The “mountain heathers” in the Phyllodoce genus superficially resemble, but are not true heathers.
Brewer’s mountain heather is a low, spreading shrub that rarely grows above a foot in height. A member of the Heath Family, Brewer’s mountain heather is native to California and is now spreading into Nevada. It can be found from 6,500 to 12,000 feet in the Southern Cascades near Mount Lassen, the Sierra Nevada and the San Bernardino Mountains. Brewer’s mountain heather habitat includes moist but well-drained rocky areas and acid soils near lakes. This shrub also forms ground cover in shady hemlock, red fir and lodgepole pine forests at higher elevations.
The alternate, evergreen leaves of Brewer’s mountain heather are crowded on the branches and encircle the stems. The leaves appear needle-like, but actually the margins are tightly rolled under and cover much of the under-surface of the blade. The rolled leaves are thought to be an adaptation to conserve water.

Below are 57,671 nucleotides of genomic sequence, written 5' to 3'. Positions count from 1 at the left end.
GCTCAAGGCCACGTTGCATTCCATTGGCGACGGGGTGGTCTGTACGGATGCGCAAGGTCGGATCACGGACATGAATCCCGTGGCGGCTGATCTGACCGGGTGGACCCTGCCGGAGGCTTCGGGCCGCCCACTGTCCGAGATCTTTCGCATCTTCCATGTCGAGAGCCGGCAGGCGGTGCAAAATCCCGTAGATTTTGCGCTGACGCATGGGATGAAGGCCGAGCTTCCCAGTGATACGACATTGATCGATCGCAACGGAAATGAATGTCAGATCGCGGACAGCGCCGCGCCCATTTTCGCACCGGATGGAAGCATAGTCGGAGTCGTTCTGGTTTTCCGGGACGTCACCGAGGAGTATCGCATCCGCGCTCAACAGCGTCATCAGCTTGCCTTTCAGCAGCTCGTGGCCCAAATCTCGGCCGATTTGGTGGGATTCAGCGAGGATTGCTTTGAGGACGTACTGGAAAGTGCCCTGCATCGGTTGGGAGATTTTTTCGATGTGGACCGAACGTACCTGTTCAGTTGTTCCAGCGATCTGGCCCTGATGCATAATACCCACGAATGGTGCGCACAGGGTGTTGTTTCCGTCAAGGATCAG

The rose-purple (sometimes pink) flowers occur in umbels at the end of the stems and are a beautiful sight in late summer. Brewer’s mountain heather flowers are bowl or bell shaped. Each flower has 5 sepals, 5 petals and 10 protruding stamens with large anthers surrounding a yellow superior ovary.
The fruits of Brewer’s mountain heather are spherical capsules that split into 5 cells on maturity to release their seeds.
The genus name, Phyllodoce, was a sea nymph in Greek mythology. William Henry Brewer (1828 – 1910), an American botanist and educator, is honored by the species designation. Red heather is another common name for P. breweri.
I photographed these Brewer’s mountain heather plants near the Bumpus Hell Parking Area in Lassen Volcanic National Park (Lassen County CA) in August.